AI or Not AI: The Controversial Truth Behind Detection Tools for AI-Generated Text

AI-detectors are proliferating, and they are mostly used to determine whether a document was created using AI tools.

So I did some research and tried to figure out how these tools function, specifically how they determine whether a piece of text was generated by an AI chatbot.

I won’t say which AI detector(s) I employed for this study because… Well, it goes unsaid, doesn’t it?

I’ve tested numerous tools. What intrigued me was the inconsistency in the results. For instance, the same tool that identified text X, which was completely AI-generated, as 100% AI-generated, would then suggest that text Y, also created by AI, wasn’t AI-generated at all. Despite employing the same chatbot for both texts — which covered different subjects, one about tomatoes and one about cars — the outcomes varied significantly.

For this particular experiment I settled on using just three AI-detectors.

To begin with, I pasted the first statement of this article [i.e.: AI-detectors are proliferating … it goes unsaid, doesn’t it?] into these tools to test their reliability.

Rest assured, I wrote the content myself, not a single word was AI-generated.

The outcomes were as follows:

Tool #1 detected that 13% of the content was AI-generated.

Tool #2 detected that 49% of the content was AI-generated.

Tool #3 detected that 27% of the content was AI-generated.

I was completely puzzled.

Then, I resorted to a paraphrasing tool on the same text.

Here is the paraphrased text:

AI detectors are growing, and they are mostly used to determine whether a document was written using AI algorithms.

So I did some study to find out how these tools work, particularly how they assess whether a piece of text was written by an AI chatbot.

I won’t reveal whatever AI detector(s) I used for this investigation because, well, it goes unspoken, doesn’t it?

Once again, I copied and pasted the text into the same AI-detectors

Here’s the result:

Tool #1 detected 2% of the paraphrased text was AI-generated.

Tool #2 detected 6% of the paraphrased text was AI-generated.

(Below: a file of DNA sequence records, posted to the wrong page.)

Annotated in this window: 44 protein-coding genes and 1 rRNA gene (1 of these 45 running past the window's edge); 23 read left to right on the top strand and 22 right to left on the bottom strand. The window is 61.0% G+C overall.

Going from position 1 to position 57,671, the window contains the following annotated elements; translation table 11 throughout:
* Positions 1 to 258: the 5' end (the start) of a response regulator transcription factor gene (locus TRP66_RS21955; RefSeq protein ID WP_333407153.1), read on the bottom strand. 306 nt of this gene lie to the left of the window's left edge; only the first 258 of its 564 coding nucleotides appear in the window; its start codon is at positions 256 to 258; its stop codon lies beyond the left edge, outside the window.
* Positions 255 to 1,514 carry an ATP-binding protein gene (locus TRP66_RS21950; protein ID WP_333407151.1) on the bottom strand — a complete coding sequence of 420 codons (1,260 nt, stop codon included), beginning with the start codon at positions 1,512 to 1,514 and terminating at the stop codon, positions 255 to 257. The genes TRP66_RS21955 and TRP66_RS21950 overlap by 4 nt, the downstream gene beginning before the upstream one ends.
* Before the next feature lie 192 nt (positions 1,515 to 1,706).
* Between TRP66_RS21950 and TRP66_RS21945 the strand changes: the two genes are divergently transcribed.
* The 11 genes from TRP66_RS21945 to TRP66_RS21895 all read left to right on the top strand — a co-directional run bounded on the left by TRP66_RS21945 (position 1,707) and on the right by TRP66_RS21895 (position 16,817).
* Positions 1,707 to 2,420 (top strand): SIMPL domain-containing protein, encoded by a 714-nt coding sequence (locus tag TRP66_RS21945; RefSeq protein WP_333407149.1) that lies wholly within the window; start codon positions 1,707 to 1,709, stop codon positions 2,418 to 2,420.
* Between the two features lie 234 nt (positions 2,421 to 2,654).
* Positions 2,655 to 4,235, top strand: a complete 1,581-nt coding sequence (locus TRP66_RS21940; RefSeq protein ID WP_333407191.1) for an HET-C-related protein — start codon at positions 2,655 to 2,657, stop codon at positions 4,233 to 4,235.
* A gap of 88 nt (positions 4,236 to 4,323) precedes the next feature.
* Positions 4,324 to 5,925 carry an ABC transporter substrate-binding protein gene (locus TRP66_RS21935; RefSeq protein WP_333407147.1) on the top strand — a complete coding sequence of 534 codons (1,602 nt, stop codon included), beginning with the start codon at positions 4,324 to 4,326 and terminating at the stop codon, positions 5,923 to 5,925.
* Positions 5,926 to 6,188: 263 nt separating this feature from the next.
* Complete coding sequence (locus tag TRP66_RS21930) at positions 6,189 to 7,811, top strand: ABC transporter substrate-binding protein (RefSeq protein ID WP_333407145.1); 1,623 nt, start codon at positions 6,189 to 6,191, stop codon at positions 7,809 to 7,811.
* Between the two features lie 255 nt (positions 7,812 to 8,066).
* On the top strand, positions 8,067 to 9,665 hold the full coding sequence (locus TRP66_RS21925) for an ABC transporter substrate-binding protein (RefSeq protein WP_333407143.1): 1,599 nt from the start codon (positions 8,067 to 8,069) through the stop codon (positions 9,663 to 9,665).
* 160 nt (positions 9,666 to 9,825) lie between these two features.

Tool #3 detected 0% of the paraphrased text was AI-generated.

These results left me even more incredulous. The observed decrease in AI-generated content percentages was misleading. Using a paraphrasing tool essentially means relying on machine-generated language, which indirectly implies that the creation process is not entirely human-driven.

What do you mean? Are you suggesting that text I’ve written is deemed AI-generated, whereas the paraphrased text, essentially produced by a machine, is regarded as more “human-like?”

Wow!

Continuing my experiment, I requested an AI chatbot to provide a brief overview of the “transport system.” Thus, this is entirely AI-generated.

Here’s the reply:

The transport system is the lifeblood of modern society, seamlessly connecting people and goods across vast distances. From bustling urban centres to remote rural areas, it facilitates economic growth, social interaction, and cultural exchange. Whether by road, rail, air, or sea, transport enables the movement of people to work, school, and leisure activities. It delivers essential goods to our doorsteps, sustains global trade, and supports industries worldwide. Yet, challenges such as congestion, emissions, and infrastructure maintenance loom large. As we embrace innovation and sustainability, the transport system continues to evolve, shaping the way we live, work, and travel.

Tool #1 detected that 100% of the content was AI-generated. — Bravo!!

Tool #2 detected that 0% of the content was AI-generated. — God help us!!

Tool #3 detected that 1% of the content was AI-generated. — May divine assistance be with us!

See the results mentioned above and observe the inconsistency. Tool #2 indicating that 49% of my personally written content was AI-generated now states that 0% of the content is created by AI. Tool #3, which originally assessed 27% of my content as AI-generated, now replies that only 1% is generated by AI, despite the fact that in reality, it is 100% AI-generated.

Although it’s been some time since I last coded software, my entire career has been in the IT industry. As a software analyst and business engineer, I’ve managed software projects for the past 35 years. Of course, once an IT engineer, always an IT engineer. Therefore, it comes as no surprise to me that no two pieces of software are made equal. Each has its strengths and weaknesses.